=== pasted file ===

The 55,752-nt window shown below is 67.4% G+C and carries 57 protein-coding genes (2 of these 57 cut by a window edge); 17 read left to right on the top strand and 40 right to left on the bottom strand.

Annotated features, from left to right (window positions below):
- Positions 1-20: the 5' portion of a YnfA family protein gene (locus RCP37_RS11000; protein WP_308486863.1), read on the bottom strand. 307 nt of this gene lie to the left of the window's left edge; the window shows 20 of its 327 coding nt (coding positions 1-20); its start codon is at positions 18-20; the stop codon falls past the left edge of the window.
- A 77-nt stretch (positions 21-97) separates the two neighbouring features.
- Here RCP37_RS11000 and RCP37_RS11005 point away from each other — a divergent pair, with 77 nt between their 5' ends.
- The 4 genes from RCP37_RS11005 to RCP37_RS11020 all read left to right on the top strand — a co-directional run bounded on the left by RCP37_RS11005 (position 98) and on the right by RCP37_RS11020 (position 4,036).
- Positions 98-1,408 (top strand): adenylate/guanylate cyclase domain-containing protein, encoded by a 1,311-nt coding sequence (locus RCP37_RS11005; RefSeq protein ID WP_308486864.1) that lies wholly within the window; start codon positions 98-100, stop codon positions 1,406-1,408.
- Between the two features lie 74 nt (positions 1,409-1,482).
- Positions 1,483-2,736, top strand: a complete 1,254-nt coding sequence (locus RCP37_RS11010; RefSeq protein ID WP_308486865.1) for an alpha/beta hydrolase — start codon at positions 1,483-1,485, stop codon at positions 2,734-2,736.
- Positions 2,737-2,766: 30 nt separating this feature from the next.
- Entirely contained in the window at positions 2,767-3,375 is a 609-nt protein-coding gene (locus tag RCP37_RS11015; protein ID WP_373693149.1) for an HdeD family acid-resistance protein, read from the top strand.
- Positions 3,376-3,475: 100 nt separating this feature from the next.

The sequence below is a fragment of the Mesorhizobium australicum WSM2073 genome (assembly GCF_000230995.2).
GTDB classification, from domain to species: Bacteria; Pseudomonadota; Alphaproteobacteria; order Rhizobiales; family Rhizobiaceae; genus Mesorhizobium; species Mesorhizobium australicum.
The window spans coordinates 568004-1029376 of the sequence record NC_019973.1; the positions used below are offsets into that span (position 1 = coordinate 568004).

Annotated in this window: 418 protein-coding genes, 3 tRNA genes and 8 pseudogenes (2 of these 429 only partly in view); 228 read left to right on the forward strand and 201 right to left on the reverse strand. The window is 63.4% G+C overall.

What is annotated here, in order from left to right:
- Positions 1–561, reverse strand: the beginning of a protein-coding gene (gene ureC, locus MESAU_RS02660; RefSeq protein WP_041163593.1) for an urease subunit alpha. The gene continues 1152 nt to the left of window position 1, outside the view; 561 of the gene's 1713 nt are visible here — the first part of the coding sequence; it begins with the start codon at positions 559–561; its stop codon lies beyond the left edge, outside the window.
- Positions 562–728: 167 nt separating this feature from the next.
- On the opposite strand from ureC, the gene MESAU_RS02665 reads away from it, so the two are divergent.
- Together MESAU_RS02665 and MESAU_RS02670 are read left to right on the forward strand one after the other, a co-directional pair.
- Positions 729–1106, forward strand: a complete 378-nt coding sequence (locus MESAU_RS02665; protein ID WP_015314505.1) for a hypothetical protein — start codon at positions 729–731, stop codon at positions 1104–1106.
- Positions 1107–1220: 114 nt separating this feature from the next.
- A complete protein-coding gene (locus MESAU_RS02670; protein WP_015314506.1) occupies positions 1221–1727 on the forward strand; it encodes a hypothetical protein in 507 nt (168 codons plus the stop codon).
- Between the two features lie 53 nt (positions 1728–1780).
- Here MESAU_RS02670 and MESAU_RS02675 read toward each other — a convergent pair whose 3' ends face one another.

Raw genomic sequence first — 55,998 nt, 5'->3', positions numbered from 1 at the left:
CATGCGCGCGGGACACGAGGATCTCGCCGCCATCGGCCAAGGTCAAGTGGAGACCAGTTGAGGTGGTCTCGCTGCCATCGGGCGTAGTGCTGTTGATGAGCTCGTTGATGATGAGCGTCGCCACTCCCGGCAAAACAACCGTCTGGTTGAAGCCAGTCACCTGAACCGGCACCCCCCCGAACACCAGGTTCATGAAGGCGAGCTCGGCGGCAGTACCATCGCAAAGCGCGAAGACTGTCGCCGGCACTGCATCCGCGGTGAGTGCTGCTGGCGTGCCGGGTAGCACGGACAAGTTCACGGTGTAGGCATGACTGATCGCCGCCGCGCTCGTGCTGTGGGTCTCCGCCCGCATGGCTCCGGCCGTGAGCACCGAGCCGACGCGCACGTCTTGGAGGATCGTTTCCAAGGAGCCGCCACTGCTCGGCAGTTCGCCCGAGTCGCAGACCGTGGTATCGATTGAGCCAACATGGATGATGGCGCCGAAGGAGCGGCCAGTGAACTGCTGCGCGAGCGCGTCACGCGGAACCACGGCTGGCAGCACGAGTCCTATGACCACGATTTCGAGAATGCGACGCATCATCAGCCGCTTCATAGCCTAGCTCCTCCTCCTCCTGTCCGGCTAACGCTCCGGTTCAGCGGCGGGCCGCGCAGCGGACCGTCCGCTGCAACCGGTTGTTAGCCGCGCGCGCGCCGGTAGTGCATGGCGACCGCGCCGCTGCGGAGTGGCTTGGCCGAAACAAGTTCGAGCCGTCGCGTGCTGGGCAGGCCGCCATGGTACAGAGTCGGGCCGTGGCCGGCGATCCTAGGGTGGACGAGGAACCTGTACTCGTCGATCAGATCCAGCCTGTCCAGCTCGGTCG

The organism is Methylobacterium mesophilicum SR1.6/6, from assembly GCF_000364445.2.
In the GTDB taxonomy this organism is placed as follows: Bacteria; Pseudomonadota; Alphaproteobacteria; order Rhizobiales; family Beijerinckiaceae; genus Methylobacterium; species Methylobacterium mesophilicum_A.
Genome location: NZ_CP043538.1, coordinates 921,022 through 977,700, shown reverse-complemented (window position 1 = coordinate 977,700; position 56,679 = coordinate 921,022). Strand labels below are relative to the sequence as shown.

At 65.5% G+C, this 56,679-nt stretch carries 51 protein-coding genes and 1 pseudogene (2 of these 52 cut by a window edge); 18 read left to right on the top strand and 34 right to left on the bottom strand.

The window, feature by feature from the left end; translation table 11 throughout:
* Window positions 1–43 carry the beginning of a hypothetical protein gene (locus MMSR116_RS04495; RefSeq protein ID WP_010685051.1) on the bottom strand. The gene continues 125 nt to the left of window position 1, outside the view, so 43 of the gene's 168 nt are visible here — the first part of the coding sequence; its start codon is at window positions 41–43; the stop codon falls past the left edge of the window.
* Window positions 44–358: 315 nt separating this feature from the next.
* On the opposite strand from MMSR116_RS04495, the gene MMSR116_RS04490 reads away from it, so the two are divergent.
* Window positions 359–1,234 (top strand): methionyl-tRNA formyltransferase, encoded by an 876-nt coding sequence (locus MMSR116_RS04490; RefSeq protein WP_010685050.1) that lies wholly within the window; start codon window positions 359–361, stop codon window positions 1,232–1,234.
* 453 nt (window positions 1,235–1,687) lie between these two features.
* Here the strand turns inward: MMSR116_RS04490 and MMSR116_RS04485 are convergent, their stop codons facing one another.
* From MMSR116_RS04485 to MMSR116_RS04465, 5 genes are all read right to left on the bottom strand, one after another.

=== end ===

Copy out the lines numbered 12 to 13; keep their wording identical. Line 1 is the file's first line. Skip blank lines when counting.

- Positions 3,376-3,475: 100 nt separating this feature from the next.

The sequence below is a fragment of the Mesorhizobium australicum WSM2073 genome (assembly GCF_000230995.2).